Medical Care



Immunizations

Immunizations protect children and adults from vaccine-preventable diseases. 

Presently, vaccines are available to protect against:

  • Anthrax
  • Cervical Cancer and Human Papillomavirus (HPV)
  • Diphtheria and Tetanus
  • Hepatitis A (HAV) and Hepatitis B (HBV)
  • Influenza type b (Hib)
  • Influenza
  • Japanese encephalitis (JE)
  • Measles
  • Meningococcal
  • Mumps
  • Pertussis
  • Pneumococcal
  • Polio
  • Rabies
  • Rotavirus
  • Rubella (German measles)
  • Herpes Zoster
  • Smallpox
  • Typhoid
  • Tuberculosis (TB)
  • Varicella (Chickenpox)
  • Yellow Fever

Most pediatric health care providers believe that children with special health care needs  should be vaccinated. However, a few health conditions necessitate that a child avoid some vaccines or get them at a later time.  For example, children with cancer, children taking steroid medications for lung or kidney problems, or children with immunity problems (such as those who have had transplants) should not get vaccines that are made with live viruses.  However, these children can be protected from vaccine-preventable diseases if others around them are vaccinated. 

Children need most of their vaccines by age 2. Because information about vaccine-preventable diseases is constantly monitored by local and federal health agencies, recommendations for immunizations may change.  Current information about which vaccinations are medically recommended is available from your child’s primary care provider. 

Many states, including Pennsylvania, require additional vaccines for entry into kindergarten. Information about which vaccinations are required by law is available from the Allegheny County Health Department and from your local school districit.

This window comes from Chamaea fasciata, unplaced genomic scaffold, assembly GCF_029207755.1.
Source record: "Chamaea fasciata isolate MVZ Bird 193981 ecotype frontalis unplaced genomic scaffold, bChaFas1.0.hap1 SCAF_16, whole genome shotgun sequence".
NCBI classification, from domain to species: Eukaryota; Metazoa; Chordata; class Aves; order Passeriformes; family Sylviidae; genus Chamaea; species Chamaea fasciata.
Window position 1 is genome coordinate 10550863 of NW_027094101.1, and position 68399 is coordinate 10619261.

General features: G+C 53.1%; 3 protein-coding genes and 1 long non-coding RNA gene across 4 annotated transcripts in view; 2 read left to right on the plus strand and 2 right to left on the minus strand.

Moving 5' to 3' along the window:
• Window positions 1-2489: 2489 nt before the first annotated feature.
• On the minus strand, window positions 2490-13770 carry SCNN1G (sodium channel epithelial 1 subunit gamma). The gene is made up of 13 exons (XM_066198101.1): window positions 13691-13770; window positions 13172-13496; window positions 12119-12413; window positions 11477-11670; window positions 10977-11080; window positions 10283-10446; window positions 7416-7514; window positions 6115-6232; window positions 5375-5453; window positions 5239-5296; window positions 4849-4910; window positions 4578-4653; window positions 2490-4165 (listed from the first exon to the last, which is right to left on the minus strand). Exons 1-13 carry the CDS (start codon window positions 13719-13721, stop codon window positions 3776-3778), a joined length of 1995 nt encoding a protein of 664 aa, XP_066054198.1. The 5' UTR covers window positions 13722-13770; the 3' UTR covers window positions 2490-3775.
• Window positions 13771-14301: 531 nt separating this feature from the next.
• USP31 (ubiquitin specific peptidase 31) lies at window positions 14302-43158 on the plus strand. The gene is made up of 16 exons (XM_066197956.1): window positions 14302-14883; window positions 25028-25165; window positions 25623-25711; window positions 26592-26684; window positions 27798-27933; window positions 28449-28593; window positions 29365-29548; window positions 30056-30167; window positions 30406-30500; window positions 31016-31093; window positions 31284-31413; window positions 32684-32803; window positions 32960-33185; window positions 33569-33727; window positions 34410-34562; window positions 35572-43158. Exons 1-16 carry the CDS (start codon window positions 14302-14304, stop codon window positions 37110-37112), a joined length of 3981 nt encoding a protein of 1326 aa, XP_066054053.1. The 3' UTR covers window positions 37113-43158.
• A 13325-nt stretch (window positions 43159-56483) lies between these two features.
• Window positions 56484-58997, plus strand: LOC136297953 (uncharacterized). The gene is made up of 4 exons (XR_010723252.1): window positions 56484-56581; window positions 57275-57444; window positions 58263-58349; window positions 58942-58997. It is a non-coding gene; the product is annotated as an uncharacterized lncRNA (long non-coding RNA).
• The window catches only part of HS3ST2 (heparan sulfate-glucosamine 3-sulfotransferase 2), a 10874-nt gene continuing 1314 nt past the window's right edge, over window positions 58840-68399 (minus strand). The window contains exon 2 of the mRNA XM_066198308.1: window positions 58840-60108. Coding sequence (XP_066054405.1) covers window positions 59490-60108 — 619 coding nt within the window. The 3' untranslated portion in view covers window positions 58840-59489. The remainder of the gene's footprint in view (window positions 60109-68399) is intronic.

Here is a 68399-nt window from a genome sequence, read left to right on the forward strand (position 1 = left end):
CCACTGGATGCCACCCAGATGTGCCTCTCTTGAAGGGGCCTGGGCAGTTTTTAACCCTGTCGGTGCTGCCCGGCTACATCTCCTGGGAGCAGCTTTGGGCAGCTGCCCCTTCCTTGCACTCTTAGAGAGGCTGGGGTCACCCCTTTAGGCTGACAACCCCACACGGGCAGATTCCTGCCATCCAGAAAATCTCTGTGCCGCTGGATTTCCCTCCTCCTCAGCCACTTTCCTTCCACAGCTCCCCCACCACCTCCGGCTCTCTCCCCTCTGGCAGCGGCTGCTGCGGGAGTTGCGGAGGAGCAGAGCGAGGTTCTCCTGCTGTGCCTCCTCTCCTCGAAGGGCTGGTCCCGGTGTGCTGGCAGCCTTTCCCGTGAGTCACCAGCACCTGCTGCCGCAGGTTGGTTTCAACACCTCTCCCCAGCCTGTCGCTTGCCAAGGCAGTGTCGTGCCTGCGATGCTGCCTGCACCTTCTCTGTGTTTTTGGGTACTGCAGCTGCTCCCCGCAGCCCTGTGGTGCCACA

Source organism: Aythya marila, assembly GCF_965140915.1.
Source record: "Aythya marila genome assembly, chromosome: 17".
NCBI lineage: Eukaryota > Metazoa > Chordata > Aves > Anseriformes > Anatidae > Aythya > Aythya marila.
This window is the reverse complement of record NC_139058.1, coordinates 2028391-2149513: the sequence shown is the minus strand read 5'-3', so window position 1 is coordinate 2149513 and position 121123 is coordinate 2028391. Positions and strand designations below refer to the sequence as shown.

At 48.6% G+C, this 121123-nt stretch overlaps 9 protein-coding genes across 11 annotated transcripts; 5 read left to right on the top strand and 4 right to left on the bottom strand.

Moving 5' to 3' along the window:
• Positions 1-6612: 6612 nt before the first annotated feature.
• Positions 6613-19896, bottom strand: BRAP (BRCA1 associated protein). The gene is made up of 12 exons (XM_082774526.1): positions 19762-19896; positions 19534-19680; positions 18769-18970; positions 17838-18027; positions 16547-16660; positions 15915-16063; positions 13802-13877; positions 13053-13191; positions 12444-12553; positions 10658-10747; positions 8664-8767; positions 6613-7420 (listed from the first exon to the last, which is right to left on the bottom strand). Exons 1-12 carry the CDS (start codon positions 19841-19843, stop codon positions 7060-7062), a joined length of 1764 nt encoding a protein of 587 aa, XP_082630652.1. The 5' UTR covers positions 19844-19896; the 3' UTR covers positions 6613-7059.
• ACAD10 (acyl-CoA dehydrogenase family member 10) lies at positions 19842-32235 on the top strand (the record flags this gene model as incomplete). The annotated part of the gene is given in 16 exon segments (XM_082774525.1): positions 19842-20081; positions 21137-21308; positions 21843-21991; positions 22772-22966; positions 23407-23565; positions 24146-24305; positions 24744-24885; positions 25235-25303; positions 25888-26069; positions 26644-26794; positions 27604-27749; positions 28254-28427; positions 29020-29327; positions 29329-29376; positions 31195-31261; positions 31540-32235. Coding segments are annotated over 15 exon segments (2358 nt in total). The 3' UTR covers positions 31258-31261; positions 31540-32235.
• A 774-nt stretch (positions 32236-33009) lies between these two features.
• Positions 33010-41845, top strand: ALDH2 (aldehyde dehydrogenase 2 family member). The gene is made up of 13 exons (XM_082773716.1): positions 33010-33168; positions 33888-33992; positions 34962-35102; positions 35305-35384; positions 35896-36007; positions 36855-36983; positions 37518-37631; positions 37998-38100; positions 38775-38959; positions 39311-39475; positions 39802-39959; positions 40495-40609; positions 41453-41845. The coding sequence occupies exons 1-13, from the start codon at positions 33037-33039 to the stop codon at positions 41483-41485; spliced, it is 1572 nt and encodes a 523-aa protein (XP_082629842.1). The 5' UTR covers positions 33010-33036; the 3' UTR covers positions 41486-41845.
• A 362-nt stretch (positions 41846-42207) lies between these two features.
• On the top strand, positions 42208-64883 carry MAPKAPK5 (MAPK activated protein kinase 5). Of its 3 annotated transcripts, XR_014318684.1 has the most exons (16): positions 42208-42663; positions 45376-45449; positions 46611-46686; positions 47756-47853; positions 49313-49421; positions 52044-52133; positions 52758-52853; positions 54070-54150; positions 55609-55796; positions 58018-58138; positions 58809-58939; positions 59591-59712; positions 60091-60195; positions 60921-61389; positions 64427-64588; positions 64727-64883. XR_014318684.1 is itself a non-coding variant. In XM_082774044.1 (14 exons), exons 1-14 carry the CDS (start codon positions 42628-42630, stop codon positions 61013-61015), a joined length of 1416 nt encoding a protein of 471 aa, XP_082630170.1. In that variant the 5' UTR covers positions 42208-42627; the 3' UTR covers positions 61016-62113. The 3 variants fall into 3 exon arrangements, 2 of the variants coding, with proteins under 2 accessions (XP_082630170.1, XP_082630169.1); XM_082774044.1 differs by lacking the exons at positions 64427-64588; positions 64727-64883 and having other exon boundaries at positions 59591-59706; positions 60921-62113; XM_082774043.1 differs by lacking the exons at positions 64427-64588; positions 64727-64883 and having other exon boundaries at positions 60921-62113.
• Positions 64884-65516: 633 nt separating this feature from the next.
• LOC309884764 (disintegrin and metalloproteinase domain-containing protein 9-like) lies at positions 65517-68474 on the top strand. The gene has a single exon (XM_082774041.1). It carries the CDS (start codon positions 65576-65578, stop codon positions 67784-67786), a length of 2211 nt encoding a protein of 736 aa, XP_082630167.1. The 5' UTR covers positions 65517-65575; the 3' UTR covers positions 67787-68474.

Pennsylvania law permits a religious or medical exemption from required vaccines. If a student with such an exemption attends a school which has an outbreak, even one case, of a condition for which he/she was not vaccinated, the student may be temporarily banned by the health department from school attendance. The student’s return to school will depend on the incubation period of the condition.

If you are concerned about vaccine safety for your child, schedule time with your child’s primary care provider to discuss your concerns and to ask for more information.

Here is the vaccine information including a link to the current schedule of recommended immunizations

Providers of Immunizations

Most primary care physicians administer immunizations. If you or your child’s primary care provider believe that your child requires special preparation of immunizations, such as vaccines manufactured in a certain way or with only one kind of vaccine in the dose, contact the Allegheny County Health Department for advice, 412-687-ACHD(2243).

Resource Contact Information

Allegheny County Health Department Immunization Clinic/Infectious Diseases
Pennsylvania Department of Health, Division of Immunizations
Pennsylvania Vaccines for Children Program
Free vaccines for uninsured children